Nonsynchronous Timekeeping

What time isn't it? Most of us know at least one person who's habitually late. While the underlying reasons for chronic tardiness range from simple forgetfulness to full-on passive aggression, the effect on those doing the waiting is always the same. In my particular case, the perpetrator only adds to the frustration by arranging highly specific meeting times that, in the end, have nothing in common with the actual time of the event. The meeting, when it occurs, may be anywhere from 15 to 90 minutes on either side of the prearranged time.

This, of course, brings up the subject of synchronized timekeeping, because that's generally how people arrive at the same place at the same time. Ordinary timepieces are useless in this context, which is where my new invention comes in. Using a normal digital clockor wristwatchas the electronic foundation, the addition of a simple pseudorandom number generator results in the arbitrary display of hours and minutes.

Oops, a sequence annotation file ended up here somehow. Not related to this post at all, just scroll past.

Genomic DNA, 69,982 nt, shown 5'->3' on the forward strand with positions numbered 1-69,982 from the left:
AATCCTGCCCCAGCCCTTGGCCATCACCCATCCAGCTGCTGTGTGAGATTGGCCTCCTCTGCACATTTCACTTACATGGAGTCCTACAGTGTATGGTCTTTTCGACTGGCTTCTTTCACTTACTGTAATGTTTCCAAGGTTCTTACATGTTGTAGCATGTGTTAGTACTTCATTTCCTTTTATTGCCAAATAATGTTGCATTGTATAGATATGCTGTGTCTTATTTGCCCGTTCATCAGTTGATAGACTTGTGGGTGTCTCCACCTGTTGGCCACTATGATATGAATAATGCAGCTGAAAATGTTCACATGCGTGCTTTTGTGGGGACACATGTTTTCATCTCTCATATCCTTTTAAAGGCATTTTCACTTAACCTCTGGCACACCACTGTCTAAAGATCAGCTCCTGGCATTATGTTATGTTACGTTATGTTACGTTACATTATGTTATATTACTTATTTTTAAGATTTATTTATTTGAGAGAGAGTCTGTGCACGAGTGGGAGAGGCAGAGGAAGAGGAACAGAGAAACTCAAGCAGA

Although chronological randomness may seem absurd at first, its utility becomes obvious when you consider that tardiness is impossible when no one is sure of the time.


No comments:

Post a Comment